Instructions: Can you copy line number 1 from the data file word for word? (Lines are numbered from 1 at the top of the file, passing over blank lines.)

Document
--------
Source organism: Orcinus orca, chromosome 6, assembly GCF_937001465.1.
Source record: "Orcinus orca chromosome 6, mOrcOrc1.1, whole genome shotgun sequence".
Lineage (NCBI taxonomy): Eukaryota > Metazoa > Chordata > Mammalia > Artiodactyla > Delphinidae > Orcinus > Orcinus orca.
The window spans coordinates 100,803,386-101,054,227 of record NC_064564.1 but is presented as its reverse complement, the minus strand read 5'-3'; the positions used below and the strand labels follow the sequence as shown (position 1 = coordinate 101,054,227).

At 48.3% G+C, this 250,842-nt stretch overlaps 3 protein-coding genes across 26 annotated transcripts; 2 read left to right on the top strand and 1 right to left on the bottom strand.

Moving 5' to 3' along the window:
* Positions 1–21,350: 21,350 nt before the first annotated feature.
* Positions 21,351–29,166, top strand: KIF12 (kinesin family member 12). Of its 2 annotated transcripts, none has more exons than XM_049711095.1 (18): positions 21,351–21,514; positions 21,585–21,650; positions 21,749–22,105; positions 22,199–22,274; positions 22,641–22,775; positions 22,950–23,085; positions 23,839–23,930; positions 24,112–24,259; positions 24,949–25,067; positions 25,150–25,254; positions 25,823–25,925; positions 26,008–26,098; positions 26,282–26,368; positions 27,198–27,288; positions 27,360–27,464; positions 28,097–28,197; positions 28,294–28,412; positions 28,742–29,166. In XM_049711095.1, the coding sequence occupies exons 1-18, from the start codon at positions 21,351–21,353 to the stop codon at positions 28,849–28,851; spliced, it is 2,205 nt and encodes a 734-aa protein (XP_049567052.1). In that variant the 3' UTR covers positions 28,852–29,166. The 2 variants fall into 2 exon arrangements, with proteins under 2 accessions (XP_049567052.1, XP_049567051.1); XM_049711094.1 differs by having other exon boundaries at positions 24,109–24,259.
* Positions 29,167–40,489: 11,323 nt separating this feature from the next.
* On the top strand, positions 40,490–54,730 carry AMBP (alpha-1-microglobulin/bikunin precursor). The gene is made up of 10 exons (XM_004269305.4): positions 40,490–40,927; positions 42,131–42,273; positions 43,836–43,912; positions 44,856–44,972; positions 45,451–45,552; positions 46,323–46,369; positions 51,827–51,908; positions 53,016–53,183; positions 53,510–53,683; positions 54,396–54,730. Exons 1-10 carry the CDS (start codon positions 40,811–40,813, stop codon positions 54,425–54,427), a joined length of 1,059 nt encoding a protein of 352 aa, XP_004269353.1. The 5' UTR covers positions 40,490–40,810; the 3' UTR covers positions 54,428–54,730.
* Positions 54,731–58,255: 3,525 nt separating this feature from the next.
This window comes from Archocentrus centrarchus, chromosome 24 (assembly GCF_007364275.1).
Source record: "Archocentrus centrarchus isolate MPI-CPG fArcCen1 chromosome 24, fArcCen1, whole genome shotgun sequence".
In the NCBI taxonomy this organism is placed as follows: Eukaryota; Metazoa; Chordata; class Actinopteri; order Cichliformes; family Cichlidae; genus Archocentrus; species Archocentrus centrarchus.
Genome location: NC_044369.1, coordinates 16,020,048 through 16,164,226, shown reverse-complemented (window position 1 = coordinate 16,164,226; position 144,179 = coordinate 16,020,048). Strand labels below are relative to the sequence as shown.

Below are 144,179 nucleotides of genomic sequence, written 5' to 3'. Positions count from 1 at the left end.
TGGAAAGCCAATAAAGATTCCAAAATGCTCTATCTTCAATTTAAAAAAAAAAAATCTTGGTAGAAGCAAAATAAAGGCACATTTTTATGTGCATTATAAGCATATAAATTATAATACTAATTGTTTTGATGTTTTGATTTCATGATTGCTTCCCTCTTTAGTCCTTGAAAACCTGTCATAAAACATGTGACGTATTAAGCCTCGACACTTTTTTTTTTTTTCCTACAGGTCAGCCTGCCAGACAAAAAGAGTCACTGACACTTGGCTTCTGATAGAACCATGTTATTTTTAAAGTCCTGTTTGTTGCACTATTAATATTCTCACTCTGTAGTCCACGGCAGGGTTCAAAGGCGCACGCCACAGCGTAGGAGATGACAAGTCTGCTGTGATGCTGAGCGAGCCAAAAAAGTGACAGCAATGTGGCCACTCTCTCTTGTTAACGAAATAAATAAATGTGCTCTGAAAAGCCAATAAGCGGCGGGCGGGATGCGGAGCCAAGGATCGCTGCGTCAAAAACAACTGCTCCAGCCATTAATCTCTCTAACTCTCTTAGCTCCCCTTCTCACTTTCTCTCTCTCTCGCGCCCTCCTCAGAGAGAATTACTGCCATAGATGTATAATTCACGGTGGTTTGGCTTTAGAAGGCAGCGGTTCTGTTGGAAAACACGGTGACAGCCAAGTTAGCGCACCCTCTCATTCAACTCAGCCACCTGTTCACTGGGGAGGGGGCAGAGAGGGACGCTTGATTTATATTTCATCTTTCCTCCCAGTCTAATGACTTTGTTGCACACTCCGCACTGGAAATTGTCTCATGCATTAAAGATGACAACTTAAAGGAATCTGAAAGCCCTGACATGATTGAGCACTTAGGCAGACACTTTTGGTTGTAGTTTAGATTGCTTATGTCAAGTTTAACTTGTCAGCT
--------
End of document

Source organism: Orcinus orca, chromosome 6, assembly GCF_937001465.1.